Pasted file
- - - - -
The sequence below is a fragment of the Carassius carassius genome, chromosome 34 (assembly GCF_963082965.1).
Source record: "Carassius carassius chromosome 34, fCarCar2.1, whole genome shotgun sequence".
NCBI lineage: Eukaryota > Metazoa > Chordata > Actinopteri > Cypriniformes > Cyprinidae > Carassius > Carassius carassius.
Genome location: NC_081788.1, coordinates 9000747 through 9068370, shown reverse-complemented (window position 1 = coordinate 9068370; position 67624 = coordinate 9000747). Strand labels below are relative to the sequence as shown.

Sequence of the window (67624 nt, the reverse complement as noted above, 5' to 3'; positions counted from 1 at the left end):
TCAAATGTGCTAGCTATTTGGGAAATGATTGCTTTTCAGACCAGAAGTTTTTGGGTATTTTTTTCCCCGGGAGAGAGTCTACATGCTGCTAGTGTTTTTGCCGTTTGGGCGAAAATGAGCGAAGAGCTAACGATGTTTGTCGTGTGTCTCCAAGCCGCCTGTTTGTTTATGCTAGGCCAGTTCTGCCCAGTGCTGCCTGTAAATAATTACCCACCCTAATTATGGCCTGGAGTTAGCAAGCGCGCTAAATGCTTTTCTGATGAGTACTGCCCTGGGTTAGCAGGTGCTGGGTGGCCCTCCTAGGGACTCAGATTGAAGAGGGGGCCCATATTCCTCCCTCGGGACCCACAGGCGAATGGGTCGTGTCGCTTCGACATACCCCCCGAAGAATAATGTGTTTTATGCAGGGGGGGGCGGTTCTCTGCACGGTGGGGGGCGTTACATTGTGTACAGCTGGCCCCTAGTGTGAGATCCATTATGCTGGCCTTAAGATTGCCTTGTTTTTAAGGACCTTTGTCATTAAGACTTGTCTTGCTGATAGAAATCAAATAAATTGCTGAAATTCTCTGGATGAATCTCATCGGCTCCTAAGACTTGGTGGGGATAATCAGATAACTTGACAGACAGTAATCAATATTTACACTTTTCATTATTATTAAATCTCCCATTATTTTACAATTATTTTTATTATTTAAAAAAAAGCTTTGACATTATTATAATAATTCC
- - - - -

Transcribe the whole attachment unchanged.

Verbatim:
The sequence below is a fragment of the Carassius carassius genome, chromosome 34 (assembly GCF_963082965.1).
Source record: "Carassius carassius chromosome 34, fCarCar2.1, whole genome shotgun sequence".
NCBI lineage: Eukaryota > Metazoa > Chordata > Actinopteri > Cypriniformes > Cyprinidae > Carassius > Carassius carassius.
Genome location: NC_081788.1, coordinates 9000747 through 9068370, shown reverse-complemented (window position 1 = coordinate 9068370; position 67624 = coordinate 9000747). Strand labels below are relative to the sequence as shown.

Sequence of the window (67624 nt, the reverse complement as noted above, 5' to 3'; positions counted from 1 at the left end):
TCAAATGTGCTAGCTATTTGGGAAATGATTGCTTTTCAGACCAGAAGTTTTTGGGTATTTTTTTCCCCGGGAGAGAGTCTACATGCTGCTAGTGTTTTTGCCGTTTGGGCGAAAATGAGCGAAGAGCTAACGATGTTTGTCGTGTGTCTCCAAGCCGCCTGTTTGTTTATGCTAGGCCAGTTCTGCCCAGTGCTGCCTGTAAATAATTACCCACCCTAATTATGGCCTGGAGTTAGCAAGCGCGCTAAATGCTTTTCTGATGAGTACTGCCCTGGGTTAGCAGGTGCTGGGTGGCCCTCCTAGGGACTCAGATTGAAGAGGGGGCCCATATTCCTCCCTCGGGACCCACAGGCGAATGGGTCGTGTCGCTTCGACATACCCCCCGAAGAATAATGTGTTTTATGCAGGGGGGGGCGGTTCTCTGCACGGTGGGGGGCGTTACATTGTGTACAGCTGGCCCCTAGTGTGAGATCCATTATGCTGGCCTTAAGATTGCCTTGTTTTTAAGGACCTTTGTCATTAAGACTTGTCTTGCTGATAGAAATCAAATAAATTGCTGAAATTCTCTGGATGAATCTCATCGGCTCCTAAGACTTGGTGGGGATAATCAGATAACTTGACAGACAGTAATCAATATTTACACTTTTCATTATTATTAAATCTCCCATTATTTTACAATTATTTTTATTATTTAAAAAAAAGCTTTGACATTATTATAATAATTCC